To kick off the discussion about clinical microbiology, Victor Nizet from the University of California San Diego spoke about his work on virulence factors using Staphylococcus aureus. He and his colleagues noted that the structure of the golden pigment molecule seen in S. aureus resembles the structure of beta carotene and other antioxidants. Experimental knockout of this pigment caused S. aureus to become more susceptible to host oxidative killing mechanisms, and introduction of this pigment gene increased the virulence of that strep strain. Nizet proposed that the golden pigment may be a potential target for drug therapy development.
Next, Sarah M. Fortune from the Harvard School of Public Health discussed strain-based differences in the evolution of drug resistance in Mycobacterium tuberculosis, and the potential for this rapid evolution of drug resistance to create “super bugs.” She explained that some patients with tuberculosis clear the infection with treatment while other patients fail to clear the infection because they acquire de novo drug-resistant organisms. To investigate the reasons for this de novo development of drug resistance, Fortune and colleagues used whole-genome sequencing and the macaque model to determine the mutation rate of M. tuberculosis. Contrary to expectations, they found that organisms acquired mutations at the same rate regardless of disease state—M. tuberculosis mutated at the same rate both per day and over time.
Fortune then collaborated with Jennifer Gardy of the British Columbia Centre for Disease Control to find the M. tuberculosis mutation rate in humans. With Gardy’s expertise in outbreak surveillance and genomic epidemiology, whole-genome sequencing of isolates from humans demonstrated that M. tuberculosis was acquiring mutations at the same rate in humans as in macaques. Fortune also found that when M. tuberculosis is killed by host mechanisms, the virus—specifically the genome—remains present for some time, so that bacterial burdens are the same whether or not the virus is viable. This finding led Fortune to conclude that a time-dependent factor, such as DNA damage, is the driver for genomic diversity in M. tuberculosis. Fortune and colleagues further identified a strong signature of oxidative DNA damage consistent with this hypothesis.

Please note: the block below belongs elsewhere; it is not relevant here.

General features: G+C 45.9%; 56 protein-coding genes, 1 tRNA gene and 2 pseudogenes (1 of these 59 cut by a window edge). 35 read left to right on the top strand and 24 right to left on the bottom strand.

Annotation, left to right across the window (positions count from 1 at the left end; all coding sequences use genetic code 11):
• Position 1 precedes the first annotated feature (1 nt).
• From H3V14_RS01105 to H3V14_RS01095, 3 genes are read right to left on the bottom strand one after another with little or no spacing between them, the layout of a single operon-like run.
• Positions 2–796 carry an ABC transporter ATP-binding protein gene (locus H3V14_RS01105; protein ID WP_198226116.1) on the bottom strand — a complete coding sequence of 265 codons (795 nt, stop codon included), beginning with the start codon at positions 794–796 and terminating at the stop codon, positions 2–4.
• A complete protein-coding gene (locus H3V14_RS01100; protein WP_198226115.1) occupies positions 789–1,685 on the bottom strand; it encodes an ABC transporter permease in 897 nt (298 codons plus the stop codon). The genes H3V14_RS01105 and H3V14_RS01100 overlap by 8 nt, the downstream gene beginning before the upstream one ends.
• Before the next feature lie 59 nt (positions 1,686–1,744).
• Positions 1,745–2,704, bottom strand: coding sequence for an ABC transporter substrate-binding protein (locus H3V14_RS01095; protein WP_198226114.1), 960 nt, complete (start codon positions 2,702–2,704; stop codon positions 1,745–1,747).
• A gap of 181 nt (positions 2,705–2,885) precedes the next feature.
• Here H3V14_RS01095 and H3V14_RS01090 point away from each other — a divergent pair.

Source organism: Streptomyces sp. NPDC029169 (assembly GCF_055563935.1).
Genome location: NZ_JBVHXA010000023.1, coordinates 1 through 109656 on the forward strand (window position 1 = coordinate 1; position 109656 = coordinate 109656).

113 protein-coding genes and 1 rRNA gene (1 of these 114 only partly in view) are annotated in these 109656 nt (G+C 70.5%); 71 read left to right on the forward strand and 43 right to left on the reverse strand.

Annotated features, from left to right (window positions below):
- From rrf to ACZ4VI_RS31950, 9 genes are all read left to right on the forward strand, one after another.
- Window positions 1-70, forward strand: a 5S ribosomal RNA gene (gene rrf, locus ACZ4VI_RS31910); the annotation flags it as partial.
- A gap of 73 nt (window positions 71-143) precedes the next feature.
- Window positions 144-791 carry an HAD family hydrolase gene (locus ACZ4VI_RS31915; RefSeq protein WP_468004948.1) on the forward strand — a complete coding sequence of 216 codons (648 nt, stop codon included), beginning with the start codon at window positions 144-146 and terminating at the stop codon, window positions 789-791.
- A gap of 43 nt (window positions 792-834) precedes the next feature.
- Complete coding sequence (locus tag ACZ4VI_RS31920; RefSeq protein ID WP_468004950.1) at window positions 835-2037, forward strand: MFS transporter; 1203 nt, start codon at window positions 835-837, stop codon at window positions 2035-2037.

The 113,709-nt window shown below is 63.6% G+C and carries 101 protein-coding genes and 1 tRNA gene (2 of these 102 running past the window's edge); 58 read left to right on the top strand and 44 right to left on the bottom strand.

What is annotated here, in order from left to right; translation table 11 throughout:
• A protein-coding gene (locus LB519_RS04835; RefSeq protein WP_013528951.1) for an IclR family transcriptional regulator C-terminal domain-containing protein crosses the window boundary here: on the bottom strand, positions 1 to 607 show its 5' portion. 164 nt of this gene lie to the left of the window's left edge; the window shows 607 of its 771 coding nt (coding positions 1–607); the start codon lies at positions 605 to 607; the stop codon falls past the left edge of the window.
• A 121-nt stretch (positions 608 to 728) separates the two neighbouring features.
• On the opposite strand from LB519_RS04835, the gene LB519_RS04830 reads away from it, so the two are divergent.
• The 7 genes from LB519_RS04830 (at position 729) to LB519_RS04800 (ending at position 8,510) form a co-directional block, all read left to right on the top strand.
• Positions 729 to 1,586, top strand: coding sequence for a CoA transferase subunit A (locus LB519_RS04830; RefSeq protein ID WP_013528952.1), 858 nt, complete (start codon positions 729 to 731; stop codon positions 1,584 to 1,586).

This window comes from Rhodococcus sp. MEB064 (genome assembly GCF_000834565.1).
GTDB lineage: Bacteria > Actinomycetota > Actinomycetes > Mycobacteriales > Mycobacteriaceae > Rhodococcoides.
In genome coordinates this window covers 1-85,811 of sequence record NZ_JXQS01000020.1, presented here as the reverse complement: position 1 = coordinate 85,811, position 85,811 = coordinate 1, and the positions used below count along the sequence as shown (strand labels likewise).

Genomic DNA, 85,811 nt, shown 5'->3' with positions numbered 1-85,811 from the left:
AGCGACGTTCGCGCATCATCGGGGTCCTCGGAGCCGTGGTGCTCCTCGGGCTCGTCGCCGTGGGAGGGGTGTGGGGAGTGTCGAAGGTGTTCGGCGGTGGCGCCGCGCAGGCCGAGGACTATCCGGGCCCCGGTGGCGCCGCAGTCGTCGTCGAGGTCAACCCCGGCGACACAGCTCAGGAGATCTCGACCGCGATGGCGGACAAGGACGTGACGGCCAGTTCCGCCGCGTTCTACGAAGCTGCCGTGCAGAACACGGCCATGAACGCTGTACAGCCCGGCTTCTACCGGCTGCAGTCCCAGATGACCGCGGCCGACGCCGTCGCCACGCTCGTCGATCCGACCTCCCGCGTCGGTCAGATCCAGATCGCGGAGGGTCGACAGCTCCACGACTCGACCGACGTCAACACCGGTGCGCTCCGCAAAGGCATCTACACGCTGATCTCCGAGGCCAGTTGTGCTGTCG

Jean-Laurent Casanova of Rockefeller University spoke about primary infection in childhood in the context of invasive pneumococcal disease (IPD). Some children with IPD lack a spleen at birth (isolated congenital asplenia, or ICA), and ICA has been correlated with a predisposition to bacterial infections. Using whole-exome sequencing, Casanova examined commonly mutated genes among 23 ICA exomes and identified the RPSA gene as a strong candidate for causing ICA. Further sequencing and analysis of RPSA mutations suggests that mutations in RPSA impair spleen development. Because RPSA is a ribosomal protein, this finding presents a case for epigenetic regulation of protein translation.
Robert Doms from the University of Pennsylvania, Chair and Pathologist-in-Chief at the Children’s Hospital of Pennsylvania, posed the question: Can we recreate the cure of HIV in the case of Timothy Brown by another method? Doms collaborated with Sangamo Biosciences to isolate T cells, genetically inactive the CCR5 coreceptor using zinc finger nucleases (which cleave the target sequence to case a double-stranded break), and then reintroduce the modified T cells. They identified the mutated CCR5 allele caused by zinc finger nucleases, and ongoing and future studies will explore methods for improving zinc finger nuclease cleavage efficiency and identifying these genomic rearrangements.